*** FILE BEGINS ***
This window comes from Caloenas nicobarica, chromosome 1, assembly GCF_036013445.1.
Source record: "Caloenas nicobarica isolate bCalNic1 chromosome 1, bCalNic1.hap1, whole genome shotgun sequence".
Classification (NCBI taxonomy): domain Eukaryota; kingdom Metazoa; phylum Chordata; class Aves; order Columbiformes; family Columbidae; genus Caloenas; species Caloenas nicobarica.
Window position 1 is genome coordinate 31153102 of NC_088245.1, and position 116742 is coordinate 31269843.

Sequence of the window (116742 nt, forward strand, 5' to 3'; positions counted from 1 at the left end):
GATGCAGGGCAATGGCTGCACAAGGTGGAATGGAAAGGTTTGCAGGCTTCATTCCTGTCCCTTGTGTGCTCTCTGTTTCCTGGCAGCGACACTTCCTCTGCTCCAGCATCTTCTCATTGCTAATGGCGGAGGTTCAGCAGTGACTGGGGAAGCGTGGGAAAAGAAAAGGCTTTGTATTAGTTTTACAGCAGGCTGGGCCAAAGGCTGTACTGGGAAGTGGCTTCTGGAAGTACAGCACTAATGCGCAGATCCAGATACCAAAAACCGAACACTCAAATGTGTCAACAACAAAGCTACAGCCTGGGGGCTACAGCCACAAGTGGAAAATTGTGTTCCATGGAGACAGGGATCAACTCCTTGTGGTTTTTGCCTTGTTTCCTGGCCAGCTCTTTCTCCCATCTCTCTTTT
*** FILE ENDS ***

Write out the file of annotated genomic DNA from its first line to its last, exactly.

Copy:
This window comes from Caloenas nicobarica, chromosome 1, assembly GCF_036013445.1.
Source record: "Caloenas nicobarica isolate bCalNic1 chromosome 1, bCalNic1.hap1, whole genome shotgun sequence".
Classification (NCBI taxonomy): domain Eukaryota; kingdom Metazoa; phylum Chordata; class Aves; order Columbiformes; family Columbidae; genus Caloenas; species Caloenas nicobarica.
Window position 1 is genome coordinate 31153102 of NC_088245.1, and position 116742 is coordinate 31269843.

Sequence of the window (116742 nt, forward strand, 5' to 3'; positions counted from 1 at the left end):
GATGCAGGGCAATGGCTGCACAAGGTGGAATGGAAAGGTTTGCAGGCTTCATTCCTGTCCCTTGTGTGCTCTCTGTTTCCTGGCAGCGACACTTCCTCTGCTCCAGCATCTTCTCATTGCTAATGGCGGAGGTTCAGCAGTGACTGGGGAAGCGTGGGAAAAGAAAAGGCTTTGTATTAGTTTTACAGCAGGCTGGGCCAAAGGCTGTACTGGGAAGTGGCTTCTGGAAGTACAGCACTAATGCGCAGATCCAGATACCAAAAACCGAACACTCAAATGTGTCAACAACAAAGCTACAGCCTGGGGGCTACAGCCACAAGTGGAAAATTGTGTTCCATGGAGACAGGGATCAACTCCTTGTGGTTTTTGCCTTGTTTCCTGGCCAGCTCTTTCTCCCATCTCTCTTTT